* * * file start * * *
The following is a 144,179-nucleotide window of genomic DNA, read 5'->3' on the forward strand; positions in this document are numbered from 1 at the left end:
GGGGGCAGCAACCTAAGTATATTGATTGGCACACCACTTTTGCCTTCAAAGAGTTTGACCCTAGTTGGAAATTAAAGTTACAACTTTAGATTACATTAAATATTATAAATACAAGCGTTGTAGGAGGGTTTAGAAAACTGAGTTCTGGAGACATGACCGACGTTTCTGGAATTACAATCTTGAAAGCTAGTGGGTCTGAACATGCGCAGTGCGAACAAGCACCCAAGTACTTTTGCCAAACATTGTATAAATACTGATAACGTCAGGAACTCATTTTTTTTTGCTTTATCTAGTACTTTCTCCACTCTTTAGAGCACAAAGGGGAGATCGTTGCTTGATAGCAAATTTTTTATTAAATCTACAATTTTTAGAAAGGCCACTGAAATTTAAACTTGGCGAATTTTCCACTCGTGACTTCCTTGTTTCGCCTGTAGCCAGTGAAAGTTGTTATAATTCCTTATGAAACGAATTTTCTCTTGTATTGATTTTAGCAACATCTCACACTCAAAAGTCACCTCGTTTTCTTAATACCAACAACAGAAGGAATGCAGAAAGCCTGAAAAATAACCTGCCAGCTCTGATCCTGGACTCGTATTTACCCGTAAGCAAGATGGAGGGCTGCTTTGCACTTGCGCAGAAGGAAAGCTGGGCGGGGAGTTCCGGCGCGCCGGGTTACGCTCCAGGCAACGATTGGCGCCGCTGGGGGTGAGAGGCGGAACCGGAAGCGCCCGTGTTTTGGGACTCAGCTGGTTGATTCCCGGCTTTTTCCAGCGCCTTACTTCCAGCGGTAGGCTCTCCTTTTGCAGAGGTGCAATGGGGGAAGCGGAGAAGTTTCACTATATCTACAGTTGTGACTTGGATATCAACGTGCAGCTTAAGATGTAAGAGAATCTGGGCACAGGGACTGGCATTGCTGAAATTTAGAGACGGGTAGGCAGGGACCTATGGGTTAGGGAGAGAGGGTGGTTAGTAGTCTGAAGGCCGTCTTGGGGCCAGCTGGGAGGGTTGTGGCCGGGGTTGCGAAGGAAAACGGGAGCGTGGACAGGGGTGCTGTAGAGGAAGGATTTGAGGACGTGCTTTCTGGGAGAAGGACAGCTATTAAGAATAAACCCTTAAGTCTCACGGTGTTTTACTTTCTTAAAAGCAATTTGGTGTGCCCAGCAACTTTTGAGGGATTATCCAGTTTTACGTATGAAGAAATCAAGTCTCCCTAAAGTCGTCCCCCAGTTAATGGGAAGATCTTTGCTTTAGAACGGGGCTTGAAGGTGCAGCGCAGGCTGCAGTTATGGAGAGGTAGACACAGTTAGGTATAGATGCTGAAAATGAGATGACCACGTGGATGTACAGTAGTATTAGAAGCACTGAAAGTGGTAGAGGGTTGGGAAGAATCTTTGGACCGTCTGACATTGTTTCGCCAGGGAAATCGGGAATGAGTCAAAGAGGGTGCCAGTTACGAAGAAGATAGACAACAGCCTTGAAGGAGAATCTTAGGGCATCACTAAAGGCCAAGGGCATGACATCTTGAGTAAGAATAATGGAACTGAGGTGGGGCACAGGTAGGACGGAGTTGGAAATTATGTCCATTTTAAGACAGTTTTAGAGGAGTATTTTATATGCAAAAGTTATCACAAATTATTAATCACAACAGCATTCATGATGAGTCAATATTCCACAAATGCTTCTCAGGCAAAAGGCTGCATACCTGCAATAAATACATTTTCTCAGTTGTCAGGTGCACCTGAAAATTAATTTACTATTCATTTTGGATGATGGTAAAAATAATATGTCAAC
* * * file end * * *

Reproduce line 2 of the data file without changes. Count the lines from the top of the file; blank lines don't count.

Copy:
GGGGGCAGCAACCTAAGTATATTGATTGGCACACCACTTTTGCCTTCAAAGAGTTTGACCCTAGTTGGAAATTAAAGTTACAACTTTAGATTACATTAAATATTATAAATACAAGCGTTGTAGGAGGGTTTAGAAAACTGAGTTCTGGAGACATGACCGACGTTTCTGGAATTACAATCTTGAAAGCTAGTGGGTCTGAACATGCGCAGTGCGAACAAGCACCCAAGTACTTTTGCCAAACATTGTATAAATACTGATAACGTCAGGAACTCATTTTTTTTTGCTTTATCTAGTACTTTCTCCACTCTTTAGAGCACAAAGGGGAGATCGTTGCTTGATAGCAAATTTTTTATTAAATCTACAATTTTTAGAAAGGCCACTGAAATTTAAACTTGGCGAATTTTCCACTCGTGACTTCCTTGTTTCGCCTGTAGCCAGTGAAAGTTGTTATAATTCCTTATGAAACGAATTTTCTCTTGTATTGATTTTAGCAACATCTCACACTCAAAAGTCACCTCGTTTTCTTAATACCAACAACAGAAGGAATGCAGAAAGCCTGAAAAATAACCTGCCAGCTCTGATCCTGGACTCGTATTTACCCGTAAGCAAGATGGAGGGCTGCTTTGCACTTGCGCAGAAGGAAAGCTGGGCGGGGAGTTCCGGCGCGCCGGGTTACGCTCCAGGCAACGATTGGCGCCGCTGGGGGTGAGAGGCGGAACCGGAAGCGCCCGTGTTTTGGGACTCAGCTGGTTGATTCCCGGCTTTTTCCAGCGCCTTACTTCCAGCGGTAGGCTCTCCTTTTGCAGAGGTGCAATGGGGGAAGCGGAGAAGTTTCACTATATCTACAGTTGTGACTTGGATATCAACGTGCAGCTTAAGATGTAAGAGAATCTGGGCACAGGGACTGGCATTGCTGAAATTTAGAGACGGGTAGGCAGGGACCTATGGGTTAGGGAGAGAGGGTGGTTAGTAGTCTGAAGGCCGTCTTGGGGCCAGCTGGGAGGGTTGTGGCCGGGGTTGCGAAGGAAAACGGGAGCGTGGACAGGGGTGCTGTAGAGGAAGGATTTGAGGACGTGCTTTCTGGGAGAAGGACAGCTATTAAGAATAAACCCTTAAGTCTCACGGTGTTTTACTTTCTTAAAAGCAATTTGGTGTGCCCAGCAACTTTTGAGGGATTATCCAGTTTTACGTATGAAGAAATCAAGTCTCCCTAAAGTCGTCCCCCAGTTAATGGGAAGATCTTTGCTTTAGAACGGGGCTTGAAGGTGCAGCGCAGGCTGCAGTTATGGAGAGGTAGACACAGTTAGGTATAGATGCTGAAAATGAGATGACCACGTGGATGTACAGTAGTATTAGAAGCACTGAAAGTGGTAGAGGGTTGGGAAGAATCTTTGGACCGTCTGACATTGTTTCGCCAGGGAAATCGGGAATGAGTCAAAGAGGGTGCCAGTTACGAAGAAGATAGACAACAGCCTTGAAGGAGAATCTTAGGGCATCACTAAAGGCCAAGGGCATGACATCTTGAGTAAGAATAATGGAACTGAGGTGGGGCACAGGTAGGACGGAGTTGGAAATTATGTCCATTTTAAGACAGTTTTAGAGGAGTATTTTATATGCAAAAGTTATCACAAATTATTAATCACAACAGCATTCATGATGAGTCAATATTCCACAAATGCTTCTCAGGCAAAAGGCTGCATACCTGCAATAAATACATTTTCTCAGTTGTCAGGTGCACCTGAAAATTAATTTACTATTCATTTTGGATGATGGTAAAAATAATATGTCAAC